In our blog What is diversity and inclusion we took a look at defining the concept of diversity and inclusion as a single entity – but the sharp-eyed among us will have noticed what is often a single objective is made up of two very distinct, and very important, words. Here’s a quick overview of what each of them means and how they work together.
What is diversity?
Diversity in the workplace describes the variation in personal, physical, and social characteristics, such as gender, ethnicity, age, and education. Diversity can be a visually obvious variation, such as the colour of someone’s hair or skin, or may not be immediately apparent, such as their nationality or even their sexual orientation.
Although we often think of diversity as the differences between us, it’s actually more to do with what we have in common. Ultimately diversity means we don’t end up focusing on the differences in a way that suppresses or prevents individual success.
What is inclusion?
Inclusion refers to the procedures that organisations implement to integrate everyone in the workplace, allowing their differences to coexist in a mutually beneficial way. The goal of inclusion strategies is to make everyone feel accepted and comfortable, ready to share their opinions and thoughts without hesitation.
Diversity is a globally accepted concept which brings different people into the same territory. Inclusion, on the other hand, introduces concrete methods and strategies to make diversity work.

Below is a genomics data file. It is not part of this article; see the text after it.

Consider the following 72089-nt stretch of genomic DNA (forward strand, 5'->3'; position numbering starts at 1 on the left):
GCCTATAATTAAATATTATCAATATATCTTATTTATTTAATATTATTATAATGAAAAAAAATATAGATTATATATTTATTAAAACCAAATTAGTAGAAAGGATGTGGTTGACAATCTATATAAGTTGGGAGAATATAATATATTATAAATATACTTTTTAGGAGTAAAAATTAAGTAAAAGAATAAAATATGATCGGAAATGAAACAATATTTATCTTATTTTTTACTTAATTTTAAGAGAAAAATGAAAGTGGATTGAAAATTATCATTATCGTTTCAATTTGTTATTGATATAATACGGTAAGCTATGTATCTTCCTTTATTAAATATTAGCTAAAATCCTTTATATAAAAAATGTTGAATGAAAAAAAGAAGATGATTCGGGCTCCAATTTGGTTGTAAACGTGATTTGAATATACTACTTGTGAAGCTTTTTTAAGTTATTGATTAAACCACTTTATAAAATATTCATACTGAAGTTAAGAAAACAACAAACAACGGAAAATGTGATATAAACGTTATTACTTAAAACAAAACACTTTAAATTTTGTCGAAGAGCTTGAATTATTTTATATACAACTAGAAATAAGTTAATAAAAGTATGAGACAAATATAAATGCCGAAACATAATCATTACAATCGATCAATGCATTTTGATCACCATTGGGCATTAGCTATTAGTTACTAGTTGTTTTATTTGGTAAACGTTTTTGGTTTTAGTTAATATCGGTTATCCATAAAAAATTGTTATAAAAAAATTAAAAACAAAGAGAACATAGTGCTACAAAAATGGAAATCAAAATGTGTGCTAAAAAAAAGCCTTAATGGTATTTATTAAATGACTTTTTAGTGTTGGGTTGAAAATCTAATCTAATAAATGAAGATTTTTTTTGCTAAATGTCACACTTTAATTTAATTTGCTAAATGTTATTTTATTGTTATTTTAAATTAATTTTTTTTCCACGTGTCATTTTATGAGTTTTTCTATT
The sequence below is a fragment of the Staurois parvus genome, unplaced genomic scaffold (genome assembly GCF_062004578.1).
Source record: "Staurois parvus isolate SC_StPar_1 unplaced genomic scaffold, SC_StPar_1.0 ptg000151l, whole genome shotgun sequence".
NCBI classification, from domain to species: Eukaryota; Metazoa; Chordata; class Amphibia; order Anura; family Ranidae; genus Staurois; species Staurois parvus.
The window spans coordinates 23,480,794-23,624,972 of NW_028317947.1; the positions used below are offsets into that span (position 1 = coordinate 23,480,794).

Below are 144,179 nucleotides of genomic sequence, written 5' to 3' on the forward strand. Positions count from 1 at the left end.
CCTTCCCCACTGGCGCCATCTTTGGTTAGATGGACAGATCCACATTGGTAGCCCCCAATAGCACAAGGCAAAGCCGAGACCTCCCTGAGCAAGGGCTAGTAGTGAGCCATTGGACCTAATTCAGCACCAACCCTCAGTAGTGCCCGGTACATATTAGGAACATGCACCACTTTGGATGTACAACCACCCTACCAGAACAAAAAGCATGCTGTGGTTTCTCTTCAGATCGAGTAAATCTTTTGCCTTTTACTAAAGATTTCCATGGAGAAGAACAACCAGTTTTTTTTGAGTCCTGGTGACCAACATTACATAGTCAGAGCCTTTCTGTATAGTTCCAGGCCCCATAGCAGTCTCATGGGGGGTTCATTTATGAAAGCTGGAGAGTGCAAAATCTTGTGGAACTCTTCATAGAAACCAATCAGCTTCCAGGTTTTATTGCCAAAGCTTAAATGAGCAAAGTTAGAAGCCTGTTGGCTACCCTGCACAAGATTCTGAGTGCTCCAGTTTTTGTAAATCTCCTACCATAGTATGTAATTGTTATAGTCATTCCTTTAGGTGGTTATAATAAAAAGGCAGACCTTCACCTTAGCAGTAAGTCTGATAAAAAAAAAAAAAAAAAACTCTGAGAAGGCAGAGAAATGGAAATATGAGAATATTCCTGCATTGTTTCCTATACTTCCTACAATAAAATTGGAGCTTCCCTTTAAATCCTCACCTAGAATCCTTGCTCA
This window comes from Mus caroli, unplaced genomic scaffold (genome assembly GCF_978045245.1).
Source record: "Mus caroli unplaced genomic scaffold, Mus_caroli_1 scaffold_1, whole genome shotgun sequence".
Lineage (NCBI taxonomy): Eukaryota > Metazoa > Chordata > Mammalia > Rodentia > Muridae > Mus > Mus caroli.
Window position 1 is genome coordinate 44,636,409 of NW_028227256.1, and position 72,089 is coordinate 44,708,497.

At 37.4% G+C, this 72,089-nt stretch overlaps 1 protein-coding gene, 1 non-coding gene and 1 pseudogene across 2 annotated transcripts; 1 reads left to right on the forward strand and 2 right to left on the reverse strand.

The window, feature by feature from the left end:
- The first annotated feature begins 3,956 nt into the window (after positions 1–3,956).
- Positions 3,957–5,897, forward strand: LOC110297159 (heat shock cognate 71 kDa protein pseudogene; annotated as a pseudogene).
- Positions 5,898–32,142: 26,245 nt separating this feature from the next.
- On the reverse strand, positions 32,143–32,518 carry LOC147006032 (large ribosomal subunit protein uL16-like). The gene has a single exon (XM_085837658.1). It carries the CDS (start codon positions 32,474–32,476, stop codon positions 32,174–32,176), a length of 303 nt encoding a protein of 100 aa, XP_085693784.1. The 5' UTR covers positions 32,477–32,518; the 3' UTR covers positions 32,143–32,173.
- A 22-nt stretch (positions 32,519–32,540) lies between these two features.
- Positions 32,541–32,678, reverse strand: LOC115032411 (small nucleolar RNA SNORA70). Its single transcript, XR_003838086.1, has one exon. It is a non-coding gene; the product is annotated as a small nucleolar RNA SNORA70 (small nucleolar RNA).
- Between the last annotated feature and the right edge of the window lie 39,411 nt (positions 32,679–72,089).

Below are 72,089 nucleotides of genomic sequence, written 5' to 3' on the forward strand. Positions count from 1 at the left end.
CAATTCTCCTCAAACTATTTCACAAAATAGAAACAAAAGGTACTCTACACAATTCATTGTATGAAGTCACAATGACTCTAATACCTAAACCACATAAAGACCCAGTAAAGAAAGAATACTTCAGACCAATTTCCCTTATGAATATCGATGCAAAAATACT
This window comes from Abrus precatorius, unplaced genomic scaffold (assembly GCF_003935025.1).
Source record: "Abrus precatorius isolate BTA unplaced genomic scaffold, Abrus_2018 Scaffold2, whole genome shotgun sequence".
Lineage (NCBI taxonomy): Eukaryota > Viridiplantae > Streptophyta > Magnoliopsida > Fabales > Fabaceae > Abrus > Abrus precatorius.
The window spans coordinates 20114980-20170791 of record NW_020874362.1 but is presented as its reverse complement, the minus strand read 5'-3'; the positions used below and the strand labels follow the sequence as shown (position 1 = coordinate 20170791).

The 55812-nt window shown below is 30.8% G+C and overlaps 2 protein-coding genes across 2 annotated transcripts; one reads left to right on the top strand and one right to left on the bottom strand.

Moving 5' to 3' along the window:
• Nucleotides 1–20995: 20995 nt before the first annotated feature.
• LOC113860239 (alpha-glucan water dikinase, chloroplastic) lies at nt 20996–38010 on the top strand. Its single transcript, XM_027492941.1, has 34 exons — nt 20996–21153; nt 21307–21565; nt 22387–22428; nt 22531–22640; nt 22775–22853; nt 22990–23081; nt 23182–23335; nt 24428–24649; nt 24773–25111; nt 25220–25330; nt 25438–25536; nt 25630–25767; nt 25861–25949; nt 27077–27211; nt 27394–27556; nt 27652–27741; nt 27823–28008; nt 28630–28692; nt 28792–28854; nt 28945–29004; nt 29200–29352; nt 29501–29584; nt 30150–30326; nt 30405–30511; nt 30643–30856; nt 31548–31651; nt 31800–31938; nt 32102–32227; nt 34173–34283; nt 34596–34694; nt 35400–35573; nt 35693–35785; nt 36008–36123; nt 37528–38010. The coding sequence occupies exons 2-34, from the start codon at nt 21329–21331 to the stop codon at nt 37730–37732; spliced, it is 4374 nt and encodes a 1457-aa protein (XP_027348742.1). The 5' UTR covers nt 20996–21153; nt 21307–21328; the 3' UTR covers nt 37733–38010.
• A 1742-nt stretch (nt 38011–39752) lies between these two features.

Inclusion is quite a basic human feeling – have you ever been excluded from an activity or not invited to a social event? It doesn’t feel great, right? This feeling of belonging is a huge driver for us, and if we don’t feel we’re a part of the organisations we work for, this feeling can have a negative effect on the way we interact in the workplace.
How do diversity and inclusion work together?
Now that we have our definitions, it becomes easier to see why they go hand in hand. Even though we may be much more aware of our decisions these days, humans can still make choices that affect others with an inherent lack of diversity. We may not realise that we’re subconsciously choosing social circles filled with people of the same race, nationality or social standing as us, or, more distressingly, some humans may actively avoid dealing with certain groups based on bias.
Imagine how you’d feel if you were rejected from a new job, or denied the opportunity to lead a project based solely on who you are rather than your skills and experience? This still happens, even if the people making the decisions aren’t aware that they’re doing it.
By understanding both elements of diversity and inclusion, we can understand how to change or maintain the way we include a wider variety of people, not just to ensure no one experiences the feeling of being ‘left out’, but also to reap the benefits of having a more diverse workplace.
Now that you're clued up on the terminology, check out our D&I in the Workplace Report to find out the results of our in depth research into what you think about D&I in your organisation and see if the rest of the UK agrees or to learn more about diversity and inclusion in the workplace check out our infographic with some key facts and figures which could help you address and improve your diversity and inclusion strategies.